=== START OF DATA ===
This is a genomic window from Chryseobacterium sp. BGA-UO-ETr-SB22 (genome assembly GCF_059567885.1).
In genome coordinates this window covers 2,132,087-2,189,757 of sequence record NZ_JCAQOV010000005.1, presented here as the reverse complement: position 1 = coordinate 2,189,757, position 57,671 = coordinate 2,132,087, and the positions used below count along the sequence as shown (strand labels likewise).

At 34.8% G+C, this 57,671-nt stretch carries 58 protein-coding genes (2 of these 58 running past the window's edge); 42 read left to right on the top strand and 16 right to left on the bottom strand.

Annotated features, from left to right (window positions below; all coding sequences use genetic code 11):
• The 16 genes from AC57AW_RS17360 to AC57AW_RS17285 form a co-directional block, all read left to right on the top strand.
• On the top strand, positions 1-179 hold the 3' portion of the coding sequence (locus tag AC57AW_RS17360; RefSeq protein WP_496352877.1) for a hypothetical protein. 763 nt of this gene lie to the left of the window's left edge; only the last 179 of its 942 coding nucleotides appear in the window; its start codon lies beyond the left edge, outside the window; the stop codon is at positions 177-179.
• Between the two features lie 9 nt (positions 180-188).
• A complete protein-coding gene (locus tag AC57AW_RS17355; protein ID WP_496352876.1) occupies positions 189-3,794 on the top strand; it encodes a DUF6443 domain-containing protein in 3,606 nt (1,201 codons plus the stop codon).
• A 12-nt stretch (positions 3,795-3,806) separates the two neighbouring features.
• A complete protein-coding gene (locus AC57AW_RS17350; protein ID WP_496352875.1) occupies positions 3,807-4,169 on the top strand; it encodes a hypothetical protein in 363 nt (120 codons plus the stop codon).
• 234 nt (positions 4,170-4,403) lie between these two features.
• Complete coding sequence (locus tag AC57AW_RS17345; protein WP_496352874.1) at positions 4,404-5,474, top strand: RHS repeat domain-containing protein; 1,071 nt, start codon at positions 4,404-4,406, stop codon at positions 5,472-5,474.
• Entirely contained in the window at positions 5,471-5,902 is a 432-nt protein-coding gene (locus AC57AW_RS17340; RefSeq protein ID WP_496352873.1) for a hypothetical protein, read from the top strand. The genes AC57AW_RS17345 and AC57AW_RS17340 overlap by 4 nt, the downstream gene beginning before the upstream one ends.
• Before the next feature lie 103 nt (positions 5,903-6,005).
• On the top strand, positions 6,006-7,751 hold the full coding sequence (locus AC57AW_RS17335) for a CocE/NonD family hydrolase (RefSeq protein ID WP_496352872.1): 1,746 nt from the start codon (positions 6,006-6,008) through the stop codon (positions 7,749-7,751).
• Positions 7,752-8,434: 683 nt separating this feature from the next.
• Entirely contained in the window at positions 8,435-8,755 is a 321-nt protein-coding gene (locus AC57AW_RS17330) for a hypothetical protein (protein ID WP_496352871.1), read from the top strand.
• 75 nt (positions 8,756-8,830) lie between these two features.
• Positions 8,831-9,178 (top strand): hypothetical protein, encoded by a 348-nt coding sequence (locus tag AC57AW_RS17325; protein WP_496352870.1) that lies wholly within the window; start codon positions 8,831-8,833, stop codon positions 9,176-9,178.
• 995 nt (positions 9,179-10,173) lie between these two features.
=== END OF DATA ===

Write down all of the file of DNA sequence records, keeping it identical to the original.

This is a genomic window from Chryseobacterium sp. BGA-UO-ETr-SB22 (genome assembly GCF_059567885.1).
In genome coordinates this window covers 2,132,087-2,189,757 of sequence record NZ_JCAQOV010000005.1, presented here as the reverse complement: position 1 = coordinate 2,189,757, position 57,671 = coordinate 2,132,087, and the positions used below count along the sequence as shown (strand labels likewise).

At 34.8% G+C, this 57,671-nt stretch carries 58 protein-coding genes (2 of these 58 running past the window's edge); 42 read left to right on the top strand and 16 right to left on the bottom strand.

Annotated features, from left to right (window positions below; all coding sequences use genetic code 11):
• The 16 genes from AC57AW_RS17360 to AC57AW_RS17285 form a co-directional block, all read left to right on the top strand.
• On the top strand, positions 1-179 hold the 3' portion of the coding sequence (locus tag AC57AW_RS17360; RefSeq protein WP_496352877.1) for a hypothetical protein. 763 nt of this gene lie to the left of the window's left edge; only the last 179 of its 942 coding nucleotides appear in the window; its start codon lies beyond the left edge, outside the window; the stop codon is at positions 177-179.
• Between the two features lie 9 nt (positions 180-188).
• A complete protein-coding gene (locus tag AC57AW_RS17355; protein ID WP_496352876.1) occupies positions 189-3,794 on the top strand; it encodes a DUF6443 domain-containing protein in 3,606 nt (1,201 codons plus the stop codon).
• A 12-nt stretch (positions 3,795-3,806) separates the two neighbouring features.
• A complete protein-coding gene (locus AC57AW_RS17350; protein ID WP_496352875.1) occupies positions 3,807-4,169 on the top strand; it encodes a hypothetical protein in 363 nt (120 codons plus the stop codon).
• 234 nt (positions 4,170-4,403) lie between these two features.
• Complete coding sequence (locus tag AC57AW_RS17345; protein WP_496352874.1) at positions 4,404-5,474, top strand: RHS repeat domain-containing protein; 1,071 nt, start codon at positions 4,404-4,406, stop codon at positions 5,472-5,474.
• Entirely contained in the window at positions 5,471-5,902 is a 432-nt protein-coding gene (locus AC57AW_RS17340; RefSeq protein ID WP_496352873.1) for a hypothetical protein, read from the top strand. The genes AC57AW_RS17345 and AC57AW_RS17340 overlap by 4 nt, the downstream gene beginning before the upstream one ends.
• Before the next feature lie 103 nt (positions 5,903-6,005).
• On the top strand, positions 6,006-7,751 hold the full coding sequence (locus AC57AW_RS17335) for a CocE/NonD family hydrolase (RefSeq protein ID WP_496352872.1): 1,746 nt from the start codon (positions 6,006-6,008) through the stop codon (positions 7,749-7,751).
• Positions 7,752-8,434: 683 nt separating this feature from the next.
• Entirely contained in the window at positions 8,435-8,755 is a 321-nt protein-coding gene (locus AC57AW_RS17330) for a hypothetical protein (protein ID WP_496352871.1), read from the top strand.
• 75 nt (positions 8,756-8,830) lie between these two features.
• Positions 8,831-9,178 (top strand): hypothetical protein, encoded by a 348-nt coding sequence (locus tag AC57AW_RS17325; protein WP_496352870.1) that lies wholly within the window; start codon positions 8,831-8,833, stop codon positions 9,176-9,178.
• 995 nt (positions 9,179-10,173) lie between these two features.